As far as military counseling services - I actually called about that and was told that they only do marriage counseling for dual-military families…which we are not.

I’m not giving up - I just know that we are beyond being able to fix things on our own and what I think would serve us best (from my research) would be the Retrouvaille retreat, which unfortunately isn’t an option for us here :frowning:

Thanks to all who are offering advice, and especially prayers :slight_smile:

Oh my goodness, what are they thinking?!! Even private sector companies will cover counseling under insurance if one of the spouses works for the company! That is such a huge disservice to our military personnel! I would make a big stink about that and try to get some “squeeky wheel” action. Since your husband is not married to another military person, his quality of life is none of their business?

I’m almost pssd enough about that to write a letter to my congressman.

Yeah, they actually referred me to a lady who was there for a few weeks as a contractor - but she wasn’t a marriage counselor - more of a “good listener”. I was pretty surprised that the actual military didn’t offer more. Maybe that is just at our base, I’m not really sure…

In an update to our situation - I did have a pleasant conversation with my husband before leaving for work tonight and I am hopeful that we can try the tele-counseling for starters. Neither one of us want divorce.

That makes you strong and makes your chances very good! Praying for you both.

Go to ASAP

They have ways to connect you with counseling, whoever told you that you could not get help because you are not dual military is poorly informed. They also can set you up with tele counseling if that is needed due to your location - which is usually only needed in very remote assignments.
This is a much better system than in the years past.

Also there should be a chaplain on call at all times (the on call may or may not be catholic, but in a crisis you need someone and they are trained to respect and support all faiths.)

Many in the military parishes are trained in counseling (esp for military circumstances) in addition to being a priest. Keep in mind that this may not neccessarily be the priest that you see celebrating the Mass as he may be serving as a counselor.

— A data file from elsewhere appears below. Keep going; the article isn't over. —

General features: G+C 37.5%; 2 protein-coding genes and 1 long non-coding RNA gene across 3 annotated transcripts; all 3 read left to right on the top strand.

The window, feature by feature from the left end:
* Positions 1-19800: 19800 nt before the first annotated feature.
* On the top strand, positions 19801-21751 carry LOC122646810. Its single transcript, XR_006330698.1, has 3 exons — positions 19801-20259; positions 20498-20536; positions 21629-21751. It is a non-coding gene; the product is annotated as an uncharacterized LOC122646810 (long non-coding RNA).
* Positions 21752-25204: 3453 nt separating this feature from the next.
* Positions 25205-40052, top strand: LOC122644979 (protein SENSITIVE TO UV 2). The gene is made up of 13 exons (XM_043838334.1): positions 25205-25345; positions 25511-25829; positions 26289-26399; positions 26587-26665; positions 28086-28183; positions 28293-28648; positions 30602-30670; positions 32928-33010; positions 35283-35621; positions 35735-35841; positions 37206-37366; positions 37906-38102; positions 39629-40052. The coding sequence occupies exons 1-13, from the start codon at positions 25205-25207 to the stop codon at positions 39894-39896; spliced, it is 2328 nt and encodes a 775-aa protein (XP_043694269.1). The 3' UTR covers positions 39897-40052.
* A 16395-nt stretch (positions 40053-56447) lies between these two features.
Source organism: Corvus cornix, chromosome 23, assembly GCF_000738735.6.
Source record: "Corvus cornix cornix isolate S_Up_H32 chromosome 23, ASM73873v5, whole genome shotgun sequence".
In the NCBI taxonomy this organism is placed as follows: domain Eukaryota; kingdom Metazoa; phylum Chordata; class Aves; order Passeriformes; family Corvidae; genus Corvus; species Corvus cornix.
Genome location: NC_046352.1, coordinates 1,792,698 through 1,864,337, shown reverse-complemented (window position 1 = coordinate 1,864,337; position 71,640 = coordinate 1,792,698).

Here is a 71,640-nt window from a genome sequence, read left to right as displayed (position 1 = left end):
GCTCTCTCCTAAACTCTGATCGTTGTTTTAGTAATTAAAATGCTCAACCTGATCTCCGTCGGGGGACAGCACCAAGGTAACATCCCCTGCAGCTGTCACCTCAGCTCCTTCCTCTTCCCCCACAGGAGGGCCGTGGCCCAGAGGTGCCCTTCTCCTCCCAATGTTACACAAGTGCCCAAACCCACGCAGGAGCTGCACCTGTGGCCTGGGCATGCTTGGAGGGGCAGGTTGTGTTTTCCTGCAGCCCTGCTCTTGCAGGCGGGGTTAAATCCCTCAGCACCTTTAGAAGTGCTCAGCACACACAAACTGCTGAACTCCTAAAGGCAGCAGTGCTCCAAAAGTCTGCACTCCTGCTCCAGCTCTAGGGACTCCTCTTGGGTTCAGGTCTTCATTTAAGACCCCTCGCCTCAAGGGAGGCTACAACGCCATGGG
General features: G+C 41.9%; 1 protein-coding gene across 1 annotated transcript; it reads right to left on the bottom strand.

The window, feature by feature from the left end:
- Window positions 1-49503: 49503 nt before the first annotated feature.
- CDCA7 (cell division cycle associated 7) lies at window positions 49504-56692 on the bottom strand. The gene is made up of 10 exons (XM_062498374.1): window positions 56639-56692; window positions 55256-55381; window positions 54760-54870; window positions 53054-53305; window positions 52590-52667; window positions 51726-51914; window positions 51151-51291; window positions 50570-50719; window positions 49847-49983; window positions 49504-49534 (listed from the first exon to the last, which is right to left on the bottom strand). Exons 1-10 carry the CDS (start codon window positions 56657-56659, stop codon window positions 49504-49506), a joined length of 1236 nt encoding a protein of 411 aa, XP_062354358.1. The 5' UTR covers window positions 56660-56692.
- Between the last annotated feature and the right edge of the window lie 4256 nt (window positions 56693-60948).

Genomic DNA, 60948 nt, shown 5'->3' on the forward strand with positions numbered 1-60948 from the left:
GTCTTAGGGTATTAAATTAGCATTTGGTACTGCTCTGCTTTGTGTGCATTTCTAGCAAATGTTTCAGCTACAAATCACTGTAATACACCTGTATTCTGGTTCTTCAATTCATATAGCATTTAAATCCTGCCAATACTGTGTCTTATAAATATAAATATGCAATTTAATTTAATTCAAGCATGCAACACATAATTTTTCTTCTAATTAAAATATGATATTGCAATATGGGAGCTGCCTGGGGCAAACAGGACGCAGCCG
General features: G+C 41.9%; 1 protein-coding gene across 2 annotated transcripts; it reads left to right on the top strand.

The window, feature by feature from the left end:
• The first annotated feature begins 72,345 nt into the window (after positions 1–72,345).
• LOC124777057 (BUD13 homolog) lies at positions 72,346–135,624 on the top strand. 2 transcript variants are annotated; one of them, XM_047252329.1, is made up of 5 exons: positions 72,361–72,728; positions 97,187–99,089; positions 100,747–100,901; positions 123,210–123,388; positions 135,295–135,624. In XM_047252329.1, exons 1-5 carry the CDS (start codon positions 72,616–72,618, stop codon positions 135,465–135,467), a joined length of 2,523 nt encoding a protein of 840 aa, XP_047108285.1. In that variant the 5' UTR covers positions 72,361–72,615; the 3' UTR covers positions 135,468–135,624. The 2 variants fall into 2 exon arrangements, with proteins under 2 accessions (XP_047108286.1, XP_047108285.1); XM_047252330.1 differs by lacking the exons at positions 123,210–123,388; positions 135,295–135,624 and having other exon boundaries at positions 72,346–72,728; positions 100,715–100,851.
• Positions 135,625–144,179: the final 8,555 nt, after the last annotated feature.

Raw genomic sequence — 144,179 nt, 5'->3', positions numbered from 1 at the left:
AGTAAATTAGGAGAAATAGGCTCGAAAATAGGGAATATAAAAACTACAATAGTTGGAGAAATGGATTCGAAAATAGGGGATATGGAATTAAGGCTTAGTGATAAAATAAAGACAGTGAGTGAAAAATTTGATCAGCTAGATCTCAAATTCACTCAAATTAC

Another problem that I encountered while we were young and new the the lovely army is my dh (jr enlisted at the time) had been told by his superiors that any counseling would be ‘bad’ on his record which could effect promotions, for which reason he refused for sometime to go to counseling. This is completely false. FALSE! If he goes thru the Priest or any other chaplain (Mil or not) none of this is ever reported to his chain of command. If sessions are scheduled during duty hours he will get an appt slip that says he has an appt with the chaplain (for him to be released from duty to go), and the time but no other information will be on it, and God forbid that someone would have the nerve to ask what for, he is not required to respond and I would recommend he see his EO rep immediately and let the chapain know if this happens. If he seeks counsel thru the MTF it is pretty much the same, but if he threatens to harm himself or others they are requried to report that.

Please do not feel that all is lost, the military has changed much over the last 17 years that dh has been in, we have more resources than ever, I feel much more than we would have if we were in the civilian world.

Get involved in the community where you are, there are many volunteer opportunities (and you would get free childcare while you are volunteering) and also become active in your FRG/FSG, I don’t know your dh’s rank but the JEFC was a life/sanity saver for me when we were elidgible (activities for me and the kids, daytrips, I utilized the sewing machines there before we could afford one of our own).

My prayers are with you
God be with you

Some of the best priests around are our military chaplains. Make use of that benefit to being in the military.